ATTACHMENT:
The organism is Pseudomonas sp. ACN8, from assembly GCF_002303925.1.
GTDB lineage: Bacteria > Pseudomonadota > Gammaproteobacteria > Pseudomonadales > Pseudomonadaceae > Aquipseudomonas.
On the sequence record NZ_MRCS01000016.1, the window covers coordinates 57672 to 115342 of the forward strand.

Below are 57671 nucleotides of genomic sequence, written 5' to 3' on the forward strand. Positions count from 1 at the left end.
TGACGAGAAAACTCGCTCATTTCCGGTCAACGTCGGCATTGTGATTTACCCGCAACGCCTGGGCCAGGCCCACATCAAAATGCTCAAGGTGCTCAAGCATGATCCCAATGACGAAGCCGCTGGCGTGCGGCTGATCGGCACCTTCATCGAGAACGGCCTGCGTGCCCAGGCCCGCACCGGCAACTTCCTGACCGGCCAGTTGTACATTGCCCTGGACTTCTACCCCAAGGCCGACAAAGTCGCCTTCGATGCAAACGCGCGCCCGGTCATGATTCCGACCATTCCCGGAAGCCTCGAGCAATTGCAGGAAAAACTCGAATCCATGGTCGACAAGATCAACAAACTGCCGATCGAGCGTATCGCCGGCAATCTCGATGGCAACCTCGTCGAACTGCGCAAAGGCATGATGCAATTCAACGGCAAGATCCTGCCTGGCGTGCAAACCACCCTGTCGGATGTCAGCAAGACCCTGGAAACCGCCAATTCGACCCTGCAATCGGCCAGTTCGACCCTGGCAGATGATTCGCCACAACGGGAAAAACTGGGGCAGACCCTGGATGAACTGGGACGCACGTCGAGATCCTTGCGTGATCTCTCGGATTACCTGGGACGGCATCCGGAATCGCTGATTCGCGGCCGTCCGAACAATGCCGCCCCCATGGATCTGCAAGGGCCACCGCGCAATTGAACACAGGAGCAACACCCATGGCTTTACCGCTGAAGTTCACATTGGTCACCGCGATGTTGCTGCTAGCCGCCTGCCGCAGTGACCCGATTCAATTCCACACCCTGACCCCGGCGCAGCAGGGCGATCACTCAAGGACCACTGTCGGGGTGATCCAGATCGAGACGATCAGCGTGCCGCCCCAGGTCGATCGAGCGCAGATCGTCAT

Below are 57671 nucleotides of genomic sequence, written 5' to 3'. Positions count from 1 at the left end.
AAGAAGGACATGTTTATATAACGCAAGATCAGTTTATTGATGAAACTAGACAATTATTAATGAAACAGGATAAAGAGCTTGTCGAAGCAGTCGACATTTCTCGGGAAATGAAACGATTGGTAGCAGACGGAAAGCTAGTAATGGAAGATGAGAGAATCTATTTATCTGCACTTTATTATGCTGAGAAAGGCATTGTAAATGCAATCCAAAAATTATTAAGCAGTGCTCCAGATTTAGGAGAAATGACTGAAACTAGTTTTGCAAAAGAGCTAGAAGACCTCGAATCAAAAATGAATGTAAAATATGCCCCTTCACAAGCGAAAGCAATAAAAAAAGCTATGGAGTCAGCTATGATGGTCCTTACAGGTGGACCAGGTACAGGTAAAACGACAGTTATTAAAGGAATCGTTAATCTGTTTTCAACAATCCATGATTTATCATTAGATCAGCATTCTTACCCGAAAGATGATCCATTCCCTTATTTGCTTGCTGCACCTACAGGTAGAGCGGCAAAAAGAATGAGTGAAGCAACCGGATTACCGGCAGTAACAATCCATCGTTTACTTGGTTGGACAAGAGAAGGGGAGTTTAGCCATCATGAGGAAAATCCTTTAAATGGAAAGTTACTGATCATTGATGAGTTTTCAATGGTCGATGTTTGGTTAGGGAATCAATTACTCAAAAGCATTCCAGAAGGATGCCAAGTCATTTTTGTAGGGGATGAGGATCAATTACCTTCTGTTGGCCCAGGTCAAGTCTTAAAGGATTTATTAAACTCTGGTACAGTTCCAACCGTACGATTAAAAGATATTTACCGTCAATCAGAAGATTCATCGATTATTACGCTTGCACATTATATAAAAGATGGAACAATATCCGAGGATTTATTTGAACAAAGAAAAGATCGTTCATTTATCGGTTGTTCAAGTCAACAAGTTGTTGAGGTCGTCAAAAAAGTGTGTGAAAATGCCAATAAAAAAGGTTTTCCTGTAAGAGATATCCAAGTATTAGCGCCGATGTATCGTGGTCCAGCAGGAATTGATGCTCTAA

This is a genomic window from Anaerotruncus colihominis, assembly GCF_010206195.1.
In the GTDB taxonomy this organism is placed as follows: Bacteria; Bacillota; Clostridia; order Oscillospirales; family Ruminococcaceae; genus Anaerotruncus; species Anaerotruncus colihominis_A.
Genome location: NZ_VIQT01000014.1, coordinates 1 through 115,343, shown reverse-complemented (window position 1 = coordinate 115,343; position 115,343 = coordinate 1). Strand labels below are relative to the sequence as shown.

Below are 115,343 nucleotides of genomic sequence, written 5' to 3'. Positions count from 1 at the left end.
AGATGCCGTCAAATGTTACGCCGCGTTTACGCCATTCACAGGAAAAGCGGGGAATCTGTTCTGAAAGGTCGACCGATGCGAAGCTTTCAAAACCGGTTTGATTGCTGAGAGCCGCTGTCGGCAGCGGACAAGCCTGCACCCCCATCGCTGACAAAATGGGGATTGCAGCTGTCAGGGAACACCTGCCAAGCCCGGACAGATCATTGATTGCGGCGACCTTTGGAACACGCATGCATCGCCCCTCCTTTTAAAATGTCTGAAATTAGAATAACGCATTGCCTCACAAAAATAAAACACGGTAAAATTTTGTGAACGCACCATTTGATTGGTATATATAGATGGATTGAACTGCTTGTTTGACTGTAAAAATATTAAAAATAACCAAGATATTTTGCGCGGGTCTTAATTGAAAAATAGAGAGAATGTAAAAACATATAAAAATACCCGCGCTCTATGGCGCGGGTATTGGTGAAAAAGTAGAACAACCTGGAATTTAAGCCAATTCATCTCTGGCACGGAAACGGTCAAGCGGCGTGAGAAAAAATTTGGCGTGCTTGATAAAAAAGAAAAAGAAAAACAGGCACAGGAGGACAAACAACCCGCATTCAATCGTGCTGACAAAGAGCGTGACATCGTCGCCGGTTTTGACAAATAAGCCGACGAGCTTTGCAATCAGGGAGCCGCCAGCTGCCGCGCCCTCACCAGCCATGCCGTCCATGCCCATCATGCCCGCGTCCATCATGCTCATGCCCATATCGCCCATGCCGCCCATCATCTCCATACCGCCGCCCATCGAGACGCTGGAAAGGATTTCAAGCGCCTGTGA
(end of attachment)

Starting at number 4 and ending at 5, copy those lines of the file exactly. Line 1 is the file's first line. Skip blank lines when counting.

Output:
Below are 57671 nucleotides of genomic sequence, written 5' to 3' on the forward strand. Positions count from 1 at the left end.
TGACGAGAAAACTCGCTCATTTCCGGTCAACGTCGGCATTGTGATTTACCCGCAACGCCTGGGCCAGGCCCACATCAAAATGCTCAAGGTGCTCAAGCATGATCCCAATGACGAAGCCGCTGGCGTGCGGCTGATCGGCACCTTCATCGAGAACGGCCTGCGTGCCCAGGCCCGCACCGGCAACTTCCTGACCGGCCAGTTGTACATTGCCCTGGACTTCTACCCCAAGGCCGACAAAGTCGCCTTCGATGCAAACGCGCGCCCGGTCATGATTCCGACCATTCCCGGAAGCCTCGAGCAATTGCAGGAAAAACTCGAATCCATGGTCGACAAGATCAACAAACTGCCGATCGAGCGTATCGCCGGCAATCTCGATGGCAACCTCGTCGAACTGCGCAAAGGCATGATGCAATTCAACGGCAAGATCCTGCCTGGCGTGCAAACCACCCTGTCGGATGTCAGCAAGACCCTGGAAACCGCCAATTCGACCCTGCAATCGGCCAGTTCGACCCTGGCAGATGATTCGCCACAACGGGAAAAACTGGGGCAGACCCTGGATGAACTGGGACGCACGTCGAGATCCTTGCGTGATCTCTCGGATTACCTGGGACGGCATCCGGAATCGCTGATTCGCGGCCGTCCGAACAATGCCGCCCCCATGGATCTGCAAGGGCCACCGCGCAATTGAACACAGGAGCAACACCCATGGCTTTACCGCTGAAGTTCACATTGGTCACCGCGATGTTGCTGCTAGCCGCCTGCCGCAGTGACCCGATTCAATTCCACACCCTGACCCCGGCGCAGCAGGGCGATCACTCAAGGACCACTGTCGGGGTGATCCAGATCGAGACGATCAGCGTGCCGCCCCAGGTCGATCGAGCGCAGATCGTCAT